A summit between leaders of the European Union and Ukrainian President Petro Poroshenko yesterday did little to convince onlookers that Ukraine would be joining the EU anytime soon. The EU has downplayed a prior claim that they would consider a peacekeeping mission to eastern Ukraine, while Poroshenko loudly defended the debt restricting deal/economic reforms and his commitment to combat government corruption. European Council President Donald Tusk said that a team would be sent to assess Ukraine for their entrance, and agreed in principle to a border advisory mission to eastern Ukraine. Russian politicians made announcements about the results of the summit with glee, noting the widening differences between the two blocs, and noting the fulfillment of the original Russian objective of allowing no association between the EU and Ukraine. Other Ukrainian proposals were similarly rebuffed, including a proposal to for visa-free travel, which EU leaders were afraid would produce a huge wave of migration into their member territories. The EU has given Poroshenko’s administration a one-page summary of tasks for Kiev to implement in order for any agreement to be reached. Follow us on Twitter: @SteppeDispatch News Briefs:
- Mongolia’s justice ministry said it would invalidate a claim for a $100 million arbitration by Khan Resources, after Mongolia in 2010 nationalized a uranium mining play the company was developing. However, the chairman of the company, Jim Doak, was found dead in his hotel room last Thursday and the company has now announced that it would seek the services of a debt collector. The news will likely come as a blow to Mongolia’s government, who are currently navigating one of four arbitration disputes based on nationalization that occurred in the past years.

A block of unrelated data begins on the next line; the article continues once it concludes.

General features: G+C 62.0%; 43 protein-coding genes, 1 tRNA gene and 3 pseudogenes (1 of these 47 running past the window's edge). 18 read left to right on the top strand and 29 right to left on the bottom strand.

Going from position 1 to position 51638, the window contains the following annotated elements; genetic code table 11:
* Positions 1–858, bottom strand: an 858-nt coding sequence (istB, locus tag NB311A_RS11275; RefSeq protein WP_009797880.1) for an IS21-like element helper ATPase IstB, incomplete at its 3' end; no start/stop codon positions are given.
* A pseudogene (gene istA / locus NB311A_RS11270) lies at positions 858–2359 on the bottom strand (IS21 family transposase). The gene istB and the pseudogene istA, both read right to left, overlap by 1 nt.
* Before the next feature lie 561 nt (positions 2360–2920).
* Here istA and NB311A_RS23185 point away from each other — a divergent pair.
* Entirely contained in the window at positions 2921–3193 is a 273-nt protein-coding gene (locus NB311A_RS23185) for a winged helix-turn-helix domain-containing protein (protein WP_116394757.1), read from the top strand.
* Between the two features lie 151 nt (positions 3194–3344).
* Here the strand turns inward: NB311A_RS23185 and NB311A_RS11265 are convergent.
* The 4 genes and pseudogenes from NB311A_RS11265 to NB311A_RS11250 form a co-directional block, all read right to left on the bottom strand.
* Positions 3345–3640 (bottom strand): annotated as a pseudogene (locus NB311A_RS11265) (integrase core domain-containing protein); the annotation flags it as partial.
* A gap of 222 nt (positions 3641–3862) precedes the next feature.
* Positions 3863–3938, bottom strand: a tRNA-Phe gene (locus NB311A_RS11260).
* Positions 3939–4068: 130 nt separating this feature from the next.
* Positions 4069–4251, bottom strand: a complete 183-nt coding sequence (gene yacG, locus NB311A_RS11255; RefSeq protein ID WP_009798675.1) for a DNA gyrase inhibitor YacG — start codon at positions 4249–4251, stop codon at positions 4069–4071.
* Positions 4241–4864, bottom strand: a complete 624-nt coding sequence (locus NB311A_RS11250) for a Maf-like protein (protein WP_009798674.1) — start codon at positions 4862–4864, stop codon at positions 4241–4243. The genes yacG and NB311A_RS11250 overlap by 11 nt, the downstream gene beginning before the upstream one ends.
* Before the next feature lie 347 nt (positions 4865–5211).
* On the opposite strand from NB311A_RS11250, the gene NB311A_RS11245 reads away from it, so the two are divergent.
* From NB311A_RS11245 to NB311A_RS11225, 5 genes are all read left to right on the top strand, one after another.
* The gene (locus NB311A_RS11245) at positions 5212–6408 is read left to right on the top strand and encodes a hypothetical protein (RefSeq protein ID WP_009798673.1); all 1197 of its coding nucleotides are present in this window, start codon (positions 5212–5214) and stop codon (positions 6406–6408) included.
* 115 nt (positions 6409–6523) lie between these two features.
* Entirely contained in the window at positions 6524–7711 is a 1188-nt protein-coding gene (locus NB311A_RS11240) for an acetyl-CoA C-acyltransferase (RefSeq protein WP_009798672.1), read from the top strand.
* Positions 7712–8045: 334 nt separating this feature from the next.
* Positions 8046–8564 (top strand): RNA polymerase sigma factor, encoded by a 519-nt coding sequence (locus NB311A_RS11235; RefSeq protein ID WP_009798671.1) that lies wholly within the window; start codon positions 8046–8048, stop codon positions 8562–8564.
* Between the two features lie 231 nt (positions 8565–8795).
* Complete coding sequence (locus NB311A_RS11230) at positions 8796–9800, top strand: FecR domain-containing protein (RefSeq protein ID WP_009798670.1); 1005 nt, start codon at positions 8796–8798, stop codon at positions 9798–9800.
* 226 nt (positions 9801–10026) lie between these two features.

- Heavy fighting has been reported around the northern Afghan city of Kunduz, where a major militant offensive is taking place. Reports indicate that militants control up to 40% of the province. The battle has caused President Ashraf Ghani to delay his departure on a state visit to India in order to meet with the top NATO commander in Afghanistan. 11 soldiers and 41 militants were killed in Afghanistan within a day.
- German Chancellor Angela Merkel was quoted during the EU summit in Kiev as saying that increased sanctions against Russia would all be a result of the commitments of the ceasefire as outlined by the Minsk II Accords of February. Merkel made an announcement at a press conference that this has been the unambiguous policy of the EU leaders to increase or decrease sanctions on the basis of that metric alone.
- Unsurprisingly, it seems that Kazakh incumbent Nursultan Nazarbayev won the presidential election on Sunday. Claims about its fairness have been flooding Western airwaves ever since, with the OSCE saying that Kazakh voters had very limited choice in the election and the voter turnout rate of 95.22% is so enormously high as to be egregiously fabricated. The Central Election Commission released the figure and voter support for opposition candidates roughly numbered a combined 2.3%. “I apologize if these numbers are unacceptable for the superdemocratic countries, but there was nothing I could do,” Nazarbayev said during his victory acceptance speech.